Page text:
AMMAN - While gathering around television during the holy month of Ramadan has been known as a ritual for many Jordanian families, major Jordanian TV drama productions remain missing.
“Drama in Jordan is going through a war on its own,” Hani Alkhaldi, a Jordanian actor and director, told The Jordan Times.
While Jordan has been known for its vintage drama series, this mainstream genre has become an easily predicted and safe option for many Jordanian production companies.
“Production companies do not choose riskier options today,” said Alkhaldi in an interview with The Jordan Times. “This is why they always adhere to vintage Jordanian works because there is no competition from abroad,” he added.
Alkhaldi expressed his pride in how well-established Jordanian TV drama is in its vintage works, yet he voiced his confidence in Jordanian actors and their ability to achieve greater and broader works.
“There is a need for Jordanian writers who are original, Jordanian directors who have a clear vision, and Jordanian production companies who choose quality over quantity,” Alkhaldi said, adding that the field has many “invaders” as opposed to experts with an academic background.
Alkhaldi hoped for a better future for Jordanian drama, noting that “we are indeed capable of producing modern works based on current Jordan and our identity in the present”.
“Instead of finishing our routine-like daily job and going home like other employees, we are aiming for putting our uttermost creativity in producing innovative works in Jordanian TV drama,” Alkhaldi noted.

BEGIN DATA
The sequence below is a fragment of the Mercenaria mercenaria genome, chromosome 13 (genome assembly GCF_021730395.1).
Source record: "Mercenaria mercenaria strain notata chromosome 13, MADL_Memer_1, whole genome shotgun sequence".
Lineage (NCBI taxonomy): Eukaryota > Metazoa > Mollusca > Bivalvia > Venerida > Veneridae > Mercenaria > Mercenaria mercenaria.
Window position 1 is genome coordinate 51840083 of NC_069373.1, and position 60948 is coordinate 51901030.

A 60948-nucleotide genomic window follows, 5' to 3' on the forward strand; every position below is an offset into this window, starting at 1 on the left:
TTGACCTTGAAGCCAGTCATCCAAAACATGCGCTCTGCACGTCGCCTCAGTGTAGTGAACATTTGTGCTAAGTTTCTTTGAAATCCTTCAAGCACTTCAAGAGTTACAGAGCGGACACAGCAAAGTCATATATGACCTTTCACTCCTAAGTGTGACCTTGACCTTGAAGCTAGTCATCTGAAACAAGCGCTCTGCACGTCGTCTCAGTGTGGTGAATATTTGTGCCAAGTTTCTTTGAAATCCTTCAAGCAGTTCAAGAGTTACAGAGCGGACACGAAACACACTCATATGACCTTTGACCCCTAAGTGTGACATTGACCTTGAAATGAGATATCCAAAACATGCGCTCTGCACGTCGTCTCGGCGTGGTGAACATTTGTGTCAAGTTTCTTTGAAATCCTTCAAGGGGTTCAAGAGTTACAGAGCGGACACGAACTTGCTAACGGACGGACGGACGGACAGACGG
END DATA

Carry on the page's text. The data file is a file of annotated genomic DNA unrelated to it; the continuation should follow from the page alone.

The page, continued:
Theatre drama in Jordan is also going through the same crisis today. The lack of attention both financially and professionally is what the sector is suffering from the most.
Hisham Swiedan, a Jordanian theatre actor and director said that the Jordanian theatre has been deeply affected due to the pandemic.
“It was a hard time for all of us as actors and directors, especially those who depend on this profession for a living,” Swiedan told The Jordan Times.
“Jordanian threatre suffers from lack of creativity, but we can do a lot about it,” Swiedan noted, adding that “both the Culture Ministry and the Jordanian Actors Association can offer workshops that help in the field’s development”.
He pointed out that many actors and actresses in Jordan have great capabilities, they only need to be given the right opportunity.
Doa’a Al Edwan, a Jordanian theatre director and actress, seconded Hisham Swiedan.
“We already had a hard time as theatre actors in finding stability as well as acceptance from the Jordanian audience, and the pandemic made it only worse due to the lockdowns which cancelled most of the cultural events including plays and festivals,” Edwan told The Jordan Times.
“The support that we seek as theatre directors and actors is to be more appreciated not only financially but also emotionally,” said Edwan, adding that “providing spaces to rehearse, more opportunities, and better support in cultural events would make a huge difference”.
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